• 34. Expanding Networks: Routes Sea routes ran down the Red Sea and Persian Gulf, across the Arabian Sea and Bay of Bengal, and through the Straits of Malacca to the South China Sea. These sea lanes often linked up with overland routes, facilitating travel, trade, and the exchange of ideas across Afroeurasia. Roman Ship Indian Ship Chinese Ship 34
  • 35. Expanding Networks: Empires Empires had formed in Afroeurasia as early as Big Era Three. Although many claimed vast territories, most did not survive for long. In the 4th century BCE, Alexander the Great amassed an empire that stretched from Greece to India. Upon his death, however, the empire fragmented. The later centuries of Big Era Four saw the rise of new empires that both dominated huge expanses of land and remained unified for a long time. The Largest of these were the Han and Roman empires. 35
  • 36. Large Empires of Afroeurasia 500 BCE - 500 CE Rome Byzantium Kush Kushana Parthian/ Sassanid Maurya/ Gupta Xiongnu Han Axum 36
  • 37. Expanding Networks: Writing Cool! • Alphabetic writing systems appeared in the later second millennium BCE. These systems used a small number of symbols, or letters, to represent sounds. • Letters could be arranged in countless ways to form words. • The Phoenicians were among the first to devise an alphabet. • Because they were sailors and merchants, the idea of alphabetic writing spread wherever the Phoenicians traveled. • During the first millennium BCE alphabetic writing spread from the Mediterranean region to India. 37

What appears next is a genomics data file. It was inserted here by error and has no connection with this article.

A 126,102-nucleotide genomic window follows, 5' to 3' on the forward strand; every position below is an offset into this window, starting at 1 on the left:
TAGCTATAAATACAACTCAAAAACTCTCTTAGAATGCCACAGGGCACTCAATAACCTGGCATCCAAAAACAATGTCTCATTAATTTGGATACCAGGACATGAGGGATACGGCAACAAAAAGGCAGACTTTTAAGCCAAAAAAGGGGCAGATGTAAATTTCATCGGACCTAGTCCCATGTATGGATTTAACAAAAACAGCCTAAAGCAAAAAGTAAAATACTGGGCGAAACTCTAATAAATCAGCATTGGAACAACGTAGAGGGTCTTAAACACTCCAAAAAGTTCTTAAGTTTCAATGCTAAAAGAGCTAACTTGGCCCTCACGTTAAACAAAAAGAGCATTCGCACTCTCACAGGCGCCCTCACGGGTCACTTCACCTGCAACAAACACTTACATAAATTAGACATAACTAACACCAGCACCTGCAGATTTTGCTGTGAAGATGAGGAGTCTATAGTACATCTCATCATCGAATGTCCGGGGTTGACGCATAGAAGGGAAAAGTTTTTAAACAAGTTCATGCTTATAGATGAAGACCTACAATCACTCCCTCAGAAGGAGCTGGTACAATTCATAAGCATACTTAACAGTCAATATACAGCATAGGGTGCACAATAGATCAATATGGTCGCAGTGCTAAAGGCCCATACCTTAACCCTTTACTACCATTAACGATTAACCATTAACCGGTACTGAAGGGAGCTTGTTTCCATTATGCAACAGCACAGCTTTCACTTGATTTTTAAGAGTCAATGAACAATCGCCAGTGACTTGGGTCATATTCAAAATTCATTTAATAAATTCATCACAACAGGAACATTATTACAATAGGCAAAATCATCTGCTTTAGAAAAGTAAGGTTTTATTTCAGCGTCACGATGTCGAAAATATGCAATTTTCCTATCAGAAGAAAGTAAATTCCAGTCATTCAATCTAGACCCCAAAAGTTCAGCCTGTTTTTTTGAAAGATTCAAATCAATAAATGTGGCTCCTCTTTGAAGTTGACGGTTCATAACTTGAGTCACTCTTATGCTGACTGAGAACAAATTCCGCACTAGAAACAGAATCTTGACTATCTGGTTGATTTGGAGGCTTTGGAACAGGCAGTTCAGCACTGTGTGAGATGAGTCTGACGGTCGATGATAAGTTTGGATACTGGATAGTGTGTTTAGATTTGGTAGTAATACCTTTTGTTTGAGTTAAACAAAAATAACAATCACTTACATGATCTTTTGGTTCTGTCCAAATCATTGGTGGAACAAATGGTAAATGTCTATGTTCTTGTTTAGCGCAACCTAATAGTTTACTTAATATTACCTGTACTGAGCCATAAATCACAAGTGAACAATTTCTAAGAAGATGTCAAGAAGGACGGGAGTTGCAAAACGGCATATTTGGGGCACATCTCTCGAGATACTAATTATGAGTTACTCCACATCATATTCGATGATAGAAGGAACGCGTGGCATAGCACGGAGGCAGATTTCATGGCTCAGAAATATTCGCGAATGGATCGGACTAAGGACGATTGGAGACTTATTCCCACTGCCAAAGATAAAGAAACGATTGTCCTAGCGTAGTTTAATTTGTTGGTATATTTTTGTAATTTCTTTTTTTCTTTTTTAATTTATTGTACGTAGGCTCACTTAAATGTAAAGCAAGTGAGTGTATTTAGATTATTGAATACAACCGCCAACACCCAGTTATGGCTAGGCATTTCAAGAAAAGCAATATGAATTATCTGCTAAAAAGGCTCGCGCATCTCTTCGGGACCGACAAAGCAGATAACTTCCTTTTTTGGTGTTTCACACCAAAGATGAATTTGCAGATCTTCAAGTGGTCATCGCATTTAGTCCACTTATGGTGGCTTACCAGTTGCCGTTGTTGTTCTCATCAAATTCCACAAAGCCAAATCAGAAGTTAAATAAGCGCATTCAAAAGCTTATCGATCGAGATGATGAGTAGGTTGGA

• 38. Expanding Networks: Religions What is a world religion? It’s a belief system that embraces people of differing languages and cultural traditions. Religions that spread during this era were: Hinduism Judaism Buddhism Christianity 38
  • 39. Growth of World Religions Hinduism From lst millennium BCE Buddhism From 5th century BCE Christianity From 1st century CE Judaism Communities scattered widely in Southwest Asia, Northern Africa, and Europe, especially from the first century CE. Outline Map: Microsoft Encarta Reference Library 2002 39
  • 40. Expanding Networks: Religions When people carried a new religion from place to place, they also often took along •A writing system (This was useful in teaching holy scripture.) •Trade goods (Religion was a basis of trust among merchants.) •Art styles (Religious ideas were often expressed in painting, sculpture, and architecture.) 40
  • 41. So, what have we learned about two key developments of this era? Population growth and networks 41
  • 42. Population Growth Population growth in Big Era Four was linked to the expansion of agriculture. Increases in population density and job specialization in farming communities led to the creation of more and larger cities. Expanded networks of exchange allowed people, goods, and ideas to move thousands of miles. The development of alphabetic writing systems speeded up the transfer of information. Also, people who met, shared ideas, and conducted business with one another helped spread new world religions across Afroeurasia. Expanding Networks of Exchange 42
  • 43. So many developments! Hmmm… I wonder what will happen next.! 43